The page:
Contact Info
Pure MathematicsUniversity of Waterloo
200 University Avenue West
Waterloo, Ontario, Canada
N2L 3G1
Departmental office: MC 5304
Phone: 519 888 4567 x43484
Fax: 519 725 0160
Email: puremath@uwaterloo.ca
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Eden Prywes, Princeton University
"Stability Properties of Quasiregular Curves"
I will discuss a family of maps called Quasiregular curves that are generalizations of quasiconformal maps and holomorphic curves. I will present their basic properties and present some recent work. Mainly, if a quasiregular curve satisfies a small distortion property, then it can be approximated by a Möbius transformation. This talk is based on joint work with Susanna Heikkilä and Pekka Pankka.
Richard Hoshino, Northeastern University
"Developing Connections through Rich Mathematical Problems"
In this informal and interactive workshop, Richard will present three puzzles, and share stories of how these problems have led to authentic mathematical experiences for his students. In the process of solving these puzzles together, we will uncover how these problems link key undergraduate topics taught in the Faculty of Mathematics. Finally, we will explore how we might integrate inquirydriven problemsolving into all of our courses.
Christian Schulz, University of Illinois at UrbanaChampaign
"A strong version of Cobham’s theorem"
Jacob Campbell, Department of Pure Mathematics, University of Waterloo
"Characters of the infinite symmetric group and random matrices"
Dennis The, UiT The Arctic University of Norway
"Simplytransitive CR real hypersurfaces in C^3"
Holomorphically (locally) homogeneous CR real hypersurfaces M^3 in C^2 were classified by Elie Cartan in 1932. A folklore legend tells that an unpublished manuscript of Cartan also treated the next dimension M^5 in C^3 (in conjunction with his study of bounded homogeneous domains), but no paper or electronic document currently circulates.
Adam Jacob, University of California Davis
"The deformed HermitianYangMills equation"
Aleksa Vujicic, Department of Pure Mathematics, University of Waterloo
"The Problem with Braid"
Braid is a puzzle game released in 2008 whose central mechanic revolves around time manipulation. The goal of any level is to manipulate different level elements so that you can reach the exit  but is this always possible to do? It turns out that answering this question in general is impossible to do, and we look at why this is the case.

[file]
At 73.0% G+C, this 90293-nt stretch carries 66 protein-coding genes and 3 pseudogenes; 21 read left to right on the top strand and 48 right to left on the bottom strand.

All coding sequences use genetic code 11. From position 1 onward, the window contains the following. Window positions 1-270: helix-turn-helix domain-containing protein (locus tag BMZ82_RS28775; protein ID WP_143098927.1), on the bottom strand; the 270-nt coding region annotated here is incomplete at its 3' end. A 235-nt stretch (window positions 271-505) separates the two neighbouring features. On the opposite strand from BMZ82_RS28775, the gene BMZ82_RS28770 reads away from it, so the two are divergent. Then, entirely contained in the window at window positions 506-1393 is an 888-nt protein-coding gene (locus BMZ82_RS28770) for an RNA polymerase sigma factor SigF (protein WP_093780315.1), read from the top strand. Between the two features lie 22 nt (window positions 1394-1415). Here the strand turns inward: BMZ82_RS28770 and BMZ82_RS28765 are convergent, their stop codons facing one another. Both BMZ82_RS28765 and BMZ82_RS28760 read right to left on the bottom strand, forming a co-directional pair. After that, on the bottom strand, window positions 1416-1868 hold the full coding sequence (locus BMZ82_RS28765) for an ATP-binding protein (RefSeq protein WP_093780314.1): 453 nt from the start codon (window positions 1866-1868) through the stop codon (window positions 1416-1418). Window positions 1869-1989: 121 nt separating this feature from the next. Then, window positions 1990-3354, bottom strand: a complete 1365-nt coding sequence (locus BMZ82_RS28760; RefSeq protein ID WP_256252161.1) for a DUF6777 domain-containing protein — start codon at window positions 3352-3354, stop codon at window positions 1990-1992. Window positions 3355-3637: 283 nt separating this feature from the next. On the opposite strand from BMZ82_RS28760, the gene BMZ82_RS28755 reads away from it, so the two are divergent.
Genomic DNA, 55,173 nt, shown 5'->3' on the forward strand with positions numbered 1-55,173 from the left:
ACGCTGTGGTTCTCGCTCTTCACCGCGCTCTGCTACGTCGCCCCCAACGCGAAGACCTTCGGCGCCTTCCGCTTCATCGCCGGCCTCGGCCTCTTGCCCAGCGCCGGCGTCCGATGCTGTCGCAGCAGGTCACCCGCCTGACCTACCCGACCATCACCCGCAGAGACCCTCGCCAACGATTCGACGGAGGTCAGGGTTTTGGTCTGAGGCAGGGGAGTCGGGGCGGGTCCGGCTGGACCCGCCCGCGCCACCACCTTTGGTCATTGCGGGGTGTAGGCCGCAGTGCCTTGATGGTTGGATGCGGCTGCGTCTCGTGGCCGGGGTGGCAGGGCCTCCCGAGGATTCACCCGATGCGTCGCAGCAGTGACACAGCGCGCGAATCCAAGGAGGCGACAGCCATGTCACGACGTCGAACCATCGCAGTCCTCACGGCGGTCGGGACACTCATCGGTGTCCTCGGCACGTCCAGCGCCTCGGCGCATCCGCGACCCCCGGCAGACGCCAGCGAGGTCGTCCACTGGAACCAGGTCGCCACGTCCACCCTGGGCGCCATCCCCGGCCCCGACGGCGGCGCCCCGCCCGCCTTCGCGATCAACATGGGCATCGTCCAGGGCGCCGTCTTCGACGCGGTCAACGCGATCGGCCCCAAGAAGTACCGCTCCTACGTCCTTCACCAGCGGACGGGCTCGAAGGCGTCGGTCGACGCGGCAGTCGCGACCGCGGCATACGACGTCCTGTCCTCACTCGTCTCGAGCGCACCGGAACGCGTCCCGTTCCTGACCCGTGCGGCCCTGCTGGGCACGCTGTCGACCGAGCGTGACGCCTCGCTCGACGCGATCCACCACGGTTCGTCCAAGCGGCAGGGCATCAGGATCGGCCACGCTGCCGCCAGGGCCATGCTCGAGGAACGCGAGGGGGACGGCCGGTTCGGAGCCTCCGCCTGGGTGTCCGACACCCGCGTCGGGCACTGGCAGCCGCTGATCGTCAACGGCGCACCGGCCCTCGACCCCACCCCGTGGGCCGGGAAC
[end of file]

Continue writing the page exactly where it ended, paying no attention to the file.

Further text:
This talk will be held jointly online and in person:
Katherina von Dichter, Technical University of Munich
"Mean inequalities for symmetrizations of convex bodies"
Christopher Lang, Department of Pure Mathematics, University of Waterloo
"The Spectral Curve of a SU(2) Monopole (Part 2): Identifying Subbundles"
We will be following Hitchin's 1982 paper, Monopoles and Geodesics, continuing from the last talk. This time, we find two holomorphic subbundles of the holomorphic vector bundle from the previous talk and identify them. Time permitting, we will define the spectral curve and discuss its properties.
MC 5403
Xuanlong Fu, University of Toronto
"Tracial oscillation zero and stable rank one"
Let A be a separable (not necessarily unital) simple C*algebra with strict comparison. We show that if A has tracial approximate oscillation zero then A has stable rank one and the canonical map \Gamma from the Cuntz semigroup of A to the corresponding lowersemicontinuous affine function space is surjective. The converse also holds.
Spiro Karigiannis, Department of Pure Mathematics, University of Waterloo
"Calibrated subbundles of $\mathbb R^7$"
Jesse Madnick, National Taiwan University
"Associative 3folds in Squashed 7Spheres"
Shengda Hu, Wilfrid Laurier University
"Riemannian metrics and generalized geometry"
We will discuss some computations involving Riemannian metrics in the context of generalized geometry. We will try to illustrate various constructions involving metric connections and their curvatures.
MC 5403
Michael Albanese, UQAM
"The Yamabe Invariant of NonKähler Surfaces"
The Yamabe invariant is a realvalued diffeomorphism invariant coming from Riemannian geometry. Using SeibergWitten theory, LeBrun showed that the sign of the Yamabe invariant of a Kähler surface is determined by its Kodaira dimension. We consider the extent to which this remains true when the Kähler hypothesis is removed.
This seminar will be held jointly online and in person:
Departmental office: MC 5304
Phone: 519 888 4567 x43484
Fax: 519 725 0160
Email: puremath@uwaterloo.ca
The University of Waterloo acknowledges that much of our work takes place on the traditional territory of the Neutral, Anishinaabeg and Haudenosaunee peoples. Our main campus is situated on the Haldimand Tract, the land granted to the Six Nations that includes six miles on each side of the Grand River. Our active work toward reconciliation takes place across our campuses through research, learning, teaching, and community building, and is centralized within our Office of Indigenous Relations.